“Jesus’ task is therefore not simply to teach people a new way of life; not simply to offer a new depth of spirituality; not simply to enable them to go to heaven after death.  Jesus’ task is to defeat the satan, to break his power, to win the decisive victory which will open the way to God’s new creation in which evil, and even death, will be banished.”

And the task—the mission—of Jesus’ disciples is to manifest this defeat by doing battle with the enemy and winning.  Battle is scary, but Jesus exhorts them a third time in verse 20:

Nevertheless, do not rejoice in this, that the spirits are subject to you, but rejoice that your names are written in heaven.”

They came back full of joy that the demons were subject to them, but Jesus tells them that there’s an even greater reason for joy: their names—our names—are written in heaven.  This is an old Jewish idea of a heavenly census or register of the people who are personally known to the Lord.  Our joy doesn’t come from the authority we have over evil; our joy comes in knowing the source of that authority—in knowing that we belong to Jesus.  Satan was cast down, but those who identify with the Lord Jesus are secure in his kingdom.  Even were you or I to fall today in battle, our names are written in heaven and we will rise again with our Lord on the last day.

All of this prompts Jesus to burst out in joy to see the Holy Spirit at work and in his joy he prays.  Look at verses 21-22:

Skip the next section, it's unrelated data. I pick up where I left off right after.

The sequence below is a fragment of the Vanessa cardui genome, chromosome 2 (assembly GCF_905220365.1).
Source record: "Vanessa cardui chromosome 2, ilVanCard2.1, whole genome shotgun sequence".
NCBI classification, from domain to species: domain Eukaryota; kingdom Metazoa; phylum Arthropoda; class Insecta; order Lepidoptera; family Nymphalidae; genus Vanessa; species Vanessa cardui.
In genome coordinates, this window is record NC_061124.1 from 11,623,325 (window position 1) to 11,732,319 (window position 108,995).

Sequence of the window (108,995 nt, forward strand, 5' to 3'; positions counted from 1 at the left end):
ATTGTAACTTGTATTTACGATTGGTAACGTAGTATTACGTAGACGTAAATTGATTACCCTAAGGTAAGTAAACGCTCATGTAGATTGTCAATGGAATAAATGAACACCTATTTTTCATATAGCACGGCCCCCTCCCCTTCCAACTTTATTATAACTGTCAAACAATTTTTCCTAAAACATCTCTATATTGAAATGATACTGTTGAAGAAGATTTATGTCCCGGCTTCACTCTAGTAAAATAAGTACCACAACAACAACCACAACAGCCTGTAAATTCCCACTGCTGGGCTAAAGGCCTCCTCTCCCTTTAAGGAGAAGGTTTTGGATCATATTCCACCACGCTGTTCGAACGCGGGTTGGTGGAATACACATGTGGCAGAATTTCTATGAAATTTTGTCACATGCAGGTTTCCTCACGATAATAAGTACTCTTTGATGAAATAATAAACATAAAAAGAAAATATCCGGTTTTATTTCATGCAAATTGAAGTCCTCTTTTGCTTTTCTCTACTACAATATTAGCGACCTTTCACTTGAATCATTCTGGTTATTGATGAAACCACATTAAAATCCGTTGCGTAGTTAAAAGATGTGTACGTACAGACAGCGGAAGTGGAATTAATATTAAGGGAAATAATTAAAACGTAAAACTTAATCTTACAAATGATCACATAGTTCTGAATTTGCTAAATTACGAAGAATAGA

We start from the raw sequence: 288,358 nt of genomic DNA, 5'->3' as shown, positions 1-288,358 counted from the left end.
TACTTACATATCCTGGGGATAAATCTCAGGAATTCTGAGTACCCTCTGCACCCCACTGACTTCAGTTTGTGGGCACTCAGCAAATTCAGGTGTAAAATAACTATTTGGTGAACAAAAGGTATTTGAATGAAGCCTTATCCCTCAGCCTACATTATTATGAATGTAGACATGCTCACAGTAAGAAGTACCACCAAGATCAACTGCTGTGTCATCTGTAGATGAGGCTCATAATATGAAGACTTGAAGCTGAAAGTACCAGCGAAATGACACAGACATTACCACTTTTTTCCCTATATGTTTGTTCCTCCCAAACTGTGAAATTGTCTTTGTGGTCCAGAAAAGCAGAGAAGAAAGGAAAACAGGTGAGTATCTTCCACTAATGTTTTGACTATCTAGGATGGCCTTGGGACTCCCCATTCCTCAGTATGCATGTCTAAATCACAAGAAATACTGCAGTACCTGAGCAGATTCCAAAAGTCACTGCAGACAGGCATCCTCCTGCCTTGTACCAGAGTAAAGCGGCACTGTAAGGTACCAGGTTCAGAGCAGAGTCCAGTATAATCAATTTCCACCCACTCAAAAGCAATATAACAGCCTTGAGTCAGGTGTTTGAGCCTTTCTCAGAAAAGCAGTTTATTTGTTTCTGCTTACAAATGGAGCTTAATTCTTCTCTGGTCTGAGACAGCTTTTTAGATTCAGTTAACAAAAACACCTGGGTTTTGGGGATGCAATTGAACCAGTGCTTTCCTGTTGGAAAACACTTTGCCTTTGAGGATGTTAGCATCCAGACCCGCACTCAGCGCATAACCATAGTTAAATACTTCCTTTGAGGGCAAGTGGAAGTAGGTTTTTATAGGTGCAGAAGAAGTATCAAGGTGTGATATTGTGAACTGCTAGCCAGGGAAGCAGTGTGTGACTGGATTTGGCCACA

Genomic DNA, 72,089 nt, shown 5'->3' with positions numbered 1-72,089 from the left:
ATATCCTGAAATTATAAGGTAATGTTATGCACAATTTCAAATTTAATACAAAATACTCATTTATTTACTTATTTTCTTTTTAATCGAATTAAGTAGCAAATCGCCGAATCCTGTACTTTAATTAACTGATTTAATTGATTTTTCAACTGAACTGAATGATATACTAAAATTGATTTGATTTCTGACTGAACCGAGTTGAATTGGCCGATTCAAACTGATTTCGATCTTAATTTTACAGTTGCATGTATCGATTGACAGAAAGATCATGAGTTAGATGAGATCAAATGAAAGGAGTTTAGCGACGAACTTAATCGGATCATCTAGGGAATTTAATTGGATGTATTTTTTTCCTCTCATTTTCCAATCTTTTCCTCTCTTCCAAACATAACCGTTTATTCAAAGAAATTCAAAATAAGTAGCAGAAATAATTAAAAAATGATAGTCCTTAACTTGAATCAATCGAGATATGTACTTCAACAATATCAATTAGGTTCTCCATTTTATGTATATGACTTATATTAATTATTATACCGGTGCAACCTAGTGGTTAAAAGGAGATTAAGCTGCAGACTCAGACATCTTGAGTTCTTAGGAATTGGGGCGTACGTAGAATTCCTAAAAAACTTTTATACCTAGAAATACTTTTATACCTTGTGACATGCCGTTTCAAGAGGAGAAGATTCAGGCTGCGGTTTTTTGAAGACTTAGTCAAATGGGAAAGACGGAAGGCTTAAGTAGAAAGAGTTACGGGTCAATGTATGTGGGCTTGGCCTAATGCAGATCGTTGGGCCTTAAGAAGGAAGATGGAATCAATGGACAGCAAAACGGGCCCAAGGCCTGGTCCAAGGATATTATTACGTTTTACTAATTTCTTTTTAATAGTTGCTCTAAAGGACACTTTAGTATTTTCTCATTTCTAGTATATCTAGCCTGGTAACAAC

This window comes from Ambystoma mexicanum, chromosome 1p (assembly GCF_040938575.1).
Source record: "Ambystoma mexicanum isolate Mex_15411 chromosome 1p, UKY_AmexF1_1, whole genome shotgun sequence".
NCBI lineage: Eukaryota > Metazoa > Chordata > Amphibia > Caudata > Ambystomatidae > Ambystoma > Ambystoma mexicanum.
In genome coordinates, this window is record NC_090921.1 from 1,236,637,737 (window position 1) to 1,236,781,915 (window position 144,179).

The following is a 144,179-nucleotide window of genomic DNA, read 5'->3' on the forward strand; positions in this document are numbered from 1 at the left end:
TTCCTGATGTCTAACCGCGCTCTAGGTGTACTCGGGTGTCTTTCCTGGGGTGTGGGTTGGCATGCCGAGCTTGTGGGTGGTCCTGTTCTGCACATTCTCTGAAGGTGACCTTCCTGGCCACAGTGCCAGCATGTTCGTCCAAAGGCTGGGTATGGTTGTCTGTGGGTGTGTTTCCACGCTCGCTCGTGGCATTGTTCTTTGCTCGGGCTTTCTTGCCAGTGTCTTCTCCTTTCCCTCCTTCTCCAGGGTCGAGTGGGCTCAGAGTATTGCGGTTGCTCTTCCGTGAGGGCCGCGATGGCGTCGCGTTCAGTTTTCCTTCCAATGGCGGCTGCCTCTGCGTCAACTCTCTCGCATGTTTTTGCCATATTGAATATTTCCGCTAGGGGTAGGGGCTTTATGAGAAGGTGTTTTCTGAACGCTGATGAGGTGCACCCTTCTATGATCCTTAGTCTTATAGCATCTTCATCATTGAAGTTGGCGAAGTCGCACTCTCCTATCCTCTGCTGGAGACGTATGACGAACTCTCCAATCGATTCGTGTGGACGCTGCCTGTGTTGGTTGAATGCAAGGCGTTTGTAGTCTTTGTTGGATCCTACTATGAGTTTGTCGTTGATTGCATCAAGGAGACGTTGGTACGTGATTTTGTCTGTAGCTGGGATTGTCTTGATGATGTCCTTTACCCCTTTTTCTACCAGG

In that same hour he rejoiced in the Holy Spirit and said, “I thank you, Father, Lord of heaven and earth, that you have hidden these things from the wise and understanding and revealed them to little children; yes, Father, for such was your gracious will.  All things have been handed over to me by my Father, and no one knows who the Son is except the Father, or who the Father is except the Son and anyone to whom the Son chooses to reveal him.”

At the beginning of Luke’s Gospel we heard Mary sing out in her Magnificat:

He has shown strength with his arm;
         he has scattered the proud in the thoughts of their hearts; 
he has brought down the mighty from their thrones
         and exalted those of humble estate; 
he has filled the hungry with good things,
         and the rich he has sent away empty. (Luke 1:51-53)